Come with us to see a modern house on the island of Bruny, which pays homage to folk farm life. Architects from Melbourne’s FMD Architects designed a modern building in the Tasmanian wilderness with an imprint of natural materials, a farm atmosphere and the importance of sustainability or longevity.
The unconventional name of the Coopworth architecture has its own special meaning, as it is a breed of sheep grazing in the area. The façade of this geometric building is covered with corrugated sheet metal of pale brown color, while the building is located on a slightly elevated site of the plot with a view of the rural area. The necessary sustainability is also embedded in this project, whether through compact spaces that do not need heating, well-thought-out gutters or even ventilation panels and ceiling fans. „UV heat and radiation is absorbed by the ‘internal eave’ of day beds in peak summer, while concrete floors, wool-lined ceilings, operable ventilation panels and ceiling fans effectively moderate temperatures.“
The external construction of the building connects the entrance and the terrace at the same time. The inconspicuous entrance under this square construction calls for an atypical two-storey interior, where modernity meets farming touches. Half of the ceiling is lined with fine plywood which continues on the walls of the house in coexistence with the concrete floor. Right at the entrance there is a wooden kitchen area with a large kitchen counter facing the panoramic view. Visually, the space is divided by a huge fireplace with a high chimney, which reflects the historic cottages. Not only does the plywood light up the natural interior, the frameless windows along the entire length of the building create a feeling of harmony with the surrounding nature. „Frameless windows are pushed to the edge of the floorplate to embrace wild winds and rains – at once immersed in the beauty and brutality of the weather and well protected from it.“ In the lower part of the house there are two main bedrooms, while they are separated by a brick bathroom from which the owners have an idyllic view of their farm and sheep. „Window bays are bordered with sunken beds; a camping-like arrangement nurturing familial connections.“ Narrow stairs lead to a darker attic where there is a private study and a guest room. The storage spaces in the house are properly hidden and sunk into the walls so as not to disturb the impression of simplicity of the interior. „Natural and locally sourced products were favoured, including plywood and recycled timber.“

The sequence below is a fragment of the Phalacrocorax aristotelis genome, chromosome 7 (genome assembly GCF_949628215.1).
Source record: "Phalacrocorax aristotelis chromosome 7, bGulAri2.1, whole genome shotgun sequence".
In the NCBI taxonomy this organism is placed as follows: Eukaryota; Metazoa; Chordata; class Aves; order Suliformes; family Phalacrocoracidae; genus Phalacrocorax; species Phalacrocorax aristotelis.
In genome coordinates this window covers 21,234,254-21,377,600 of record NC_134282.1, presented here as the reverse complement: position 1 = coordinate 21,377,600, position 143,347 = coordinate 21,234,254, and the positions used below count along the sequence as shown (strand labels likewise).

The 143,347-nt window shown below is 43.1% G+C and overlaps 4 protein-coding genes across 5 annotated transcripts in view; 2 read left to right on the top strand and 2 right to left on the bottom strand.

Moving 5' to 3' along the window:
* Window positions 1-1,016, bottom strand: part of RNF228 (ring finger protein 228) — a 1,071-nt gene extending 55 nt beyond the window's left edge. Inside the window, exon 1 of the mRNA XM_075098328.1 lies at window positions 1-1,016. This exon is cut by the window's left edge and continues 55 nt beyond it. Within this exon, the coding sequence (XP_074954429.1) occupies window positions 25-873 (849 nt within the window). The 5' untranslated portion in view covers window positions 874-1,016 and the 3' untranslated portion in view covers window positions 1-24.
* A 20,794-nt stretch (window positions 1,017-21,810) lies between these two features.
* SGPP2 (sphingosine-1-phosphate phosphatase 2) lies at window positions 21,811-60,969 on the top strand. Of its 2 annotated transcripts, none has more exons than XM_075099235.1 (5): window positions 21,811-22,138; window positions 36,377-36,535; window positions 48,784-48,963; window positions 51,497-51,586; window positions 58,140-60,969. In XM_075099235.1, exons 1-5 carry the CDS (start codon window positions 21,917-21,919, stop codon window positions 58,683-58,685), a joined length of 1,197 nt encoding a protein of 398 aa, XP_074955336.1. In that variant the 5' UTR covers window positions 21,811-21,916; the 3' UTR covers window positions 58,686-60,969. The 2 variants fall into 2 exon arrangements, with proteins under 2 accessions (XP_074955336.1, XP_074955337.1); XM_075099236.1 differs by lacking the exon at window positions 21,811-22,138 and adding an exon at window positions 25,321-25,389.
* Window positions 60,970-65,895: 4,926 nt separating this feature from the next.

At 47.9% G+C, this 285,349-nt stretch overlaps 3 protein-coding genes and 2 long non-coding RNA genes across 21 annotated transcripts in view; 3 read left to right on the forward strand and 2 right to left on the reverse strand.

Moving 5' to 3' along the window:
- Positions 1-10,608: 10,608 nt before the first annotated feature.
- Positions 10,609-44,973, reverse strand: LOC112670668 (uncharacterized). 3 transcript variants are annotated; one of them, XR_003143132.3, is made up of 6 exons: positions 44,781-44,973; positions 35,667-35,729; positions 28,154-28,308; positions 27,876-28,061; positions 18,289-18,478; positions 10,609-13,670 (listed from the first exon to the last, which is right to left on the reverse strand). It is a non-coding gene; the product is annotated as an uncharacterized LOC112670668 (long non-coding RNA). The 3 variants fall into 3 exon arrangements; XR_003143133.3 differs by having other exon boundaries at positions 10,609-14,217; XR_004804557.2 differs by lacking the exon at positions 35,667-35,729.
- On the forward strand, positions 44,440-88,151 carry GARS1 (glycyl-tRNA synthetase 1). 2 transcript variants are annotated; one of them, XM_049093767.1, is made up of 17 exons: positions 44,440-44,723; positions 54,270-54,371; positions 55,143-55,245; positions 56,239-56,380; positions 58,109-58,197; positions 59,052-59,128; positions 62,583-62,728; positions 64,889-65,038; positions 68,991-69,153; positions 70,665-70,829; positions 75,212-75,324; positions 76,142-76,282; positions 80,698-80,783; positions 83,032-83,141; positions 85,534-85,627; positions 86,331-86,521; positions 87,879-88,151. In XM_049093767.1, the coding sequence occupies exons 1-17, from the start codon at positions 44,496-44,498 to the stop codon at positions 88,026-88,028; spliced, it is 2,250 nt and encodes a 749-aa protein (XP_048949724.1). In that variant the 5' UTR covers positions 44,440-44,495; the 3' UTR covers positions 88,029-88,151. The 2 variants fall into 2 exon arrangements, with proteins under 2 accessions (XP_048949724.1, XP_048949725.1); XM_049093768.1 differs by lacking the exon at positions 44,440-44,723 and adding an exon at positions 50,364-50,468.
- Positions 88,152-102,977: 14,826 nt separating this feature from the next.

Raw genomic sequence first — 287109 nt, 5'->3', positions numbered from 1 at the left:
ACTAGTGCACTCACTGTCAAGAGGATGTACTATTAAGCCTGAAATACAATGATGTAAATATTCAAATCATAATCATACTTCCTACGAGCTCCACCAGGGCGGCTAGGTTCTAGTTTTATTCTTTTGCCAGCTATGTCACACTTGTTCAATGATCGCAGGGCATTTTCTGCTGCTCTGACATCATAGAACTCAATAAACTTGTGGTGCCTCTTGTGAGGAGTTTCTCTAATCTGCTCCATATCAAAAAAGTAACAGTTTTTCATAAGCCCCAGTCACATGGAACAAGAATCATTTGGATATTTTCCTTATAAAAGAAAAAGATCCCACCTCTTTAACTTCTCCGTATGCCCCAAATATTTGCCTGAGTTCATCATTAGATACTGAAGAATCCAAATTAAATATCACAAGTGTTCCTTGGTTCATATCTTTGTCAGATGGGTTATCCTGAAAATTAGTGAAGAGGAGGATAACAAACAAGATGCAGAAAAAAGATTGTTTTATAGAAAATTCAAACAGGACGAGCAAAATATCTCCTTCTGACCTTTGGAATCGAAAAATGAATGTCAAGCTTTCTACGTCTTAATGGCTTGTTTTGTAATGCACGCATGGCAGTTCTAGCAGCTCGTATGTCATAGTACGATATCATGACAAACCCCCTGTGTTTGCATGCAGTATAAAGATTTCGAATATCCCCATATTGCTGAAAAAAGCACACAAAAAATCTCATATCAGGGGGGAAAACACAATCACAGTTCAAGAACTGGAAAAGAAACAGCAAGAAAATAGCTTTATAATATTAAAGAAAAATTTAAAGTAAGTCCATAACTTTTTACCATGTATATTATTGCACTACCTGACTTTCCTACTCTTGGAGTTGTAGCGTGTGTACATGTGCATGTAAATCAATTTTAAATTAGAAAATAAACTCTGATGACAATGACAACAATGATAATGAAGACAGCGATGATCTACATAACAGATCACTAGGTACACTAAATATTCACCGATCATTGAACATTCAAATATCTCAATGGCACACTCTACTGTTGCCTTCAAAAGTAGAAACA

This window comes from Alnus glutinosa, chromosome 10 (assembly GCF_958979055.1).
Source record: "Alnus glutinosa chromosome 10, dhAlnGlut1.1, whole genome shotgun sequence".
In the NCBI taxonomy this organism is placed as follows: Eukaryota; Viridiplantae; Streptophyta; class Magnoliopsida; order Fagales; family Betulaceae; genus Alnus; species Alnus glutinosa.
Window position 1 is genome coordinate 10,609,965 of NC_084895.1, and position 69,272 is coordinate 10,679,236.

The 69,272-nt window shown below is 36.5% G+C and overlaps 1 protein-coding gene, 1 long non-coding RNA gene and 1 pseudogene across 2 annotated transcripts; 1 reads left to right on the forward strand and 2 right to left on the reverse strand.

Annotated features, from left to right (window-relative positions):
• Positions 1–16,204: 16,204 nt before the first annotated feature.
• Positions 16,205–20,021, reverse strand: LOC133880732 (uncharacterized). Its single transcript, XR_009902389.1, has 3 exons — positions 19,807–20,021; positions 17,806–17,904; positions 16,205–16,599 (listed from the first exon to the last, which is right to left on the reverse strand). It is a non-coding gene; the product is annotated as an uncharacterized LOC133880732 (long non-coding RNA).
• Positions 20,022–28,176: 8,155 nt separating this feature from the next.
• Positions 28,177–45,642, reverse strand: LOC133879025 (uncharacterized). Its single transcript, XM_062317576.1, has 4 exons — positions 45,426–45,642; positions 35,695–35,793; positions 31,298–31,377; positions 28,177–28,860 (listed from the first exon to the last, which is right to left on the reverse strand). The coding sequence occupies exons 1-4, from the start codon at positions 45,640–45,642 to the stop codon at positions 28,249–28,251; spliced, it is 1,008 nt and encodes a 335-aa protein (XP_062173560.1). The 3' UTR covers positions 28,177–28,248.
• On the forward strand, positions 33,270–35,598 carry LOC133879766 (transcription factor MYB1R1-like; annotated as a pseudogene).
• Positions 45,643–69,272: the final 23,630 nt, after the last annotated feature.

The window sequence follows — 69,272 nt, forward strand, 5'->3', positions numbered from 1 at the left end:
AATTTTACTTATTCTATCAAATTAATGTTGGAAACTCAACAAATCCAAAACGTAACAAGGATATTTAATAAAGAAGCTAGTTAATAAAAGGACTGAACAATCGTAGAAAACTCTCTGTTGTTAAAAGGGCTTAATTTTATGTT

Area: 263 m²
Architecture: FMD Architects
Photography: Dianna Snape
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